A mini critique of John Hamm’s economic record

Nova Scotia Premier John Hamm has decided to step down so I’ll take the liberty of doing a very quick and dirty economic review compared to New Brunswick. Did Hamm beat the Lord on economic performance? Let’s see.

Employment Growth:
Always one of the best measurements of economic success – particularly in the jobs-poor Maritimes, Hamm bested Lord on this one – almost doubling the employment growth performance of New Brunswick from August 1999 to August 2005. Both, however; are well under the national employment growth rate during that time.

Nova Scotia:
Employed in August 1999: 416.2 (thousands)
Employed in August 2005: 446.3 (thousands)
Growth Rate: 7.2%

New Brunswick:
Employed in August 1999: 336.8 (thousands)
Employed in August 2005: 349.1 (thousands)
Growth Rate: 3.7%

Employment Rate:
Another win for Hamm. The Employment Rate in Nova Scotia creeped up to 58.6% of adults during his time in office while NB’s stayed the same.

Nova Scotia:
Employment Rate in August 1999: 57.2
Employment Rate in August 2005: 58.6

New Brunswick:
Employment Rate in August 1999: 55.3
Employment Rate in August 2005: 55.4

Unemployment Rate:
Another Hamm knockout- Nova Scotia’s unemployment rate in August 1999 (adjusted) was just slightly lower than New Brunswicks. By August 2005, it was 1.4% lower – a steep drop.

Nova Scotia:
Unemployment Rate in August 1999: 9.6%
Unemployment Rate in August 2005: 7.2%

New Brunswick:
Unemployment Rate in August 1999: 9.8%
Unemployment Rate in August 2005: 8.6%

Population Stats:
We won’t give either Premier credit for births and deaths (unless you think I should) but we will look at immigration and my personal favourite, interprovincial migration. All numbers are for the period 1999-2005.

Nova Scotia recieved almost twice as many immigrants during the six year period. On the net interprovincial migration (the net of folks moving out versus in), both provinces are still losing population but Nova Scotia is dramatically outperforming New Brunswick (if you can call it that). During the six year period that both Premier’s have been in office, New Brunswick has shed 8,428 people through out-migration to other provinces (net) while Nova Scotia dropped less than half that number at 3,779 (net out-migration).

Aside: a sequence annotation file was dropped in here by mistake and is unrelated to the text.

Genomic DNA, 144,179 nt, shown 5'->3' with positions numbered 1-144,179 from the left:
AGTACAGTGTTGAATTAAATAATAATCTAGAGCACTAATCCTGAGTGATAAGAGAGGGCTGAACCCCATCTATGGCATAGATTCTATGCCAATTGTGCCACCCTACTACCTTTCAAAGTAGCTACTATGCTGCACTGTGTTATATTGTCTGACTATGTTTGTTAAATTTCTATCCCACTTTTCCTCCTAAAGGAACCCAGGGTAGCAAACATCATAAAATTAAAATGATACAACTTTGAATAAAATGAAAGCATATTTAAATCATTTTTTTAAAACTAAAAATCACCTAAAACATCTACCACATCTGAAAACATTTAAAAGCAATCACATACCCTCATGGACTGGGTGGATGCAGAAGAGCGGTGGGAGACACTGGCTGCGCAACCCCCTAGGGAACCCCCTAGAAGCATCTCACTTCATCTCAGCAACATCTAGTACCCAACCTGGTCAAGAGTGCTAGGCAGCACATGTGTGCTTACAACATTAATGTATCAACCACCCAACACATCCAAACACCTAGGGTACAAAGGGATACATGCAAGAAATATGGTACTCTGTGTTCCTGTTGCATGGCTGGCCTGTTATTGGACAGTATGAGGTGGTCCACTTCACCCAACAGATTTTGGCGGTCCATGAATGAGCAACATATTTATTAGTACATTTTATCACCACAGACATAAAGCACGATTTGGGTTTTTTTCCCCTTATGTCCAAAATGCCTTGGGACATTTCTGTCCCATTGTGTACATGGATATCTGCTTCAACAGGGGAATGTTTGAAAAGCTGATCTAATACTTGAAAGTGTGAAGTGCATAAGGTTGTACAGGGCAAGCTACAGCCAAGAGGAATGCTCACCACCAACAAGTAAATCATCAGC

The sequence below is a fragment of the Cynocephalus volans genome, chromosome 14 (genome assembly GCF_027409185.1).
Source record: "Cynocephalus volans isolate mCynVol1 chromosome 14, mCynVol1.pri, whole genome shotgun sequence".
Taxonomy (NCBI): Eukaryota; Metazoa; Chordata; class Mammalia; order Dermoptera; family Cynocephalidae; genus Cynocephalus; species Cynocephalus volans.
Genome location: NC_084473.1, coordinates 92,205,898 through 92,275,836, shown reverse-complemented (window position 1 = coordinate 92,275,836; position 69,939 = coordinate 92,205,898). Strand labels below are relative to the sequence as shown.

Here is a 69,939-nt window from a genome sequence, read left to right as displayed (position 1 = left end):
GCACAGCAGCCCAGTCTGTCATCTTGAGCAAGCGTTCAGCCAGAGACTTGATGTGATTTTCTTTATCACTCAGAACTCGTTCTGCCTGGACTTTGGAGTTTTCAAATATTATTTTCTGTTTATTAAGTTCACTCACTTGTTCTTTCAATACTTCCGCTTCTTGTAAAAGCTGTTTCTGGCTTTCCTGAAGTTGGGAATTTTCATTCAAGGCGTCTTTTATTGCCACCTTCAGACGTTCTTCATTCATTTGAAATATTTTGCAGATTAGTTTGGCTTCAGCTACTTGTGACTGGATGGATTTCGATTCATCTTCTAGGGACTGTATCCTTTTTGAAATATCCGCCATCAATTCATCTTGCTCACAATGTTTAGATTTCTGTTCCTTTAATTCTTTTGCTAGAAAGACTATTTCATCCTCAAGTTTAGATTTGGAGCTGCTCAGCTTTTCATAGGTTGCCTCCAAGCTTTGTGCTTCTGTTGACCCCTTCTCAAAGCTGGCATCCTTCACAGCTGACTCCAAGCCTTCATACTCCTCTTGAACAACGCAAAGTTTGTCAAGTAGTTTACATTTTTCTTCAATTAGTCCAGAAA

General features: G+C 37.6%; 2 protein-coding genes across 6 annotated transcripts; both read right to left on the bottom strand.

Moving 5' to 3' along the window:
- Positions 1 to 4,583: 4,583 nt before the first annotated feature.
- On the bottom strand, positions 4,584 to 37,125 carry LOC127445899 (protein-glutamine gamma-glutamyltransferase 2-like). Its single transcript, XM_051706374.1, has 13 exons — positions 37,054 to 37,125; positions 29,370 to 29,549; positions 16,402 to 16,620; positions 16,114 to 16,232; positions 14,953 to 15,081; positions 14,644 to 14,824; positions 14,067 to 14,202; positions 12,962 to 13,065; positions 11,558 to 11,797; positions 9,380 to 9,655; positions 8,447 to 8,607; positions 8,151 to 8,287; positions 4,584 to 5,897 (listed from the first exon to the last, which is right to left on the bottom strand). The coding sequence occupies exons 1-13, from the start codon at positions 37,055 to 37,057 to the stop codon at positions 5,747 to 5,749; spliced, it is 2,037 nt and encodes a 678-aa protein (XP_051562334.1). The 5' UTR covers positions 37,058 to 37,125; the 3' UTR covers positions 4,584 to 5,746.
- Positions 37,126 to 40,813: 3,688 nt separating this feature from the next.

Immigrants:
NS: 11,343
NB: 5,291

Net Interprovincial migration:
NS: -3,779
NB: -8,428

GDP Growth:
On the broader, GDP growth measurement, both provinces had similar growth rates – both under the national average during the period.

Conclusion:
Who should be retiring? Hamm made a few key strategic moves on the economic front that are interesting – I’ll leave the critique of them for another day. For example, he spun off the attraction of businesses to Nova Scotia into a separate entity governed by a private sector board of directors (Nova Scotia Business Inc.). This organization did a few innovative things like the Payroll Rebate program which lessens the risk of government grants to businesses as the incentive is not paid out until the payroll has been spent. No such innovations in New Brunswick – our guys still trot out the ‘forgiveable loan’ program initiated years ago by a previous government.

On the results front, Nova Scotia has outperformed New Brunswick on just about every indicator. Sure, you can blame this on oil & gas, or Cape Breton subsidies or whatever else you want but at the end of the day – Nova Scotia has kicked NB’s arse for six years and somebody here should be taking notice.

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0 Responses to A mini critique of John Hamm’s economic record

  1. Anonymous says: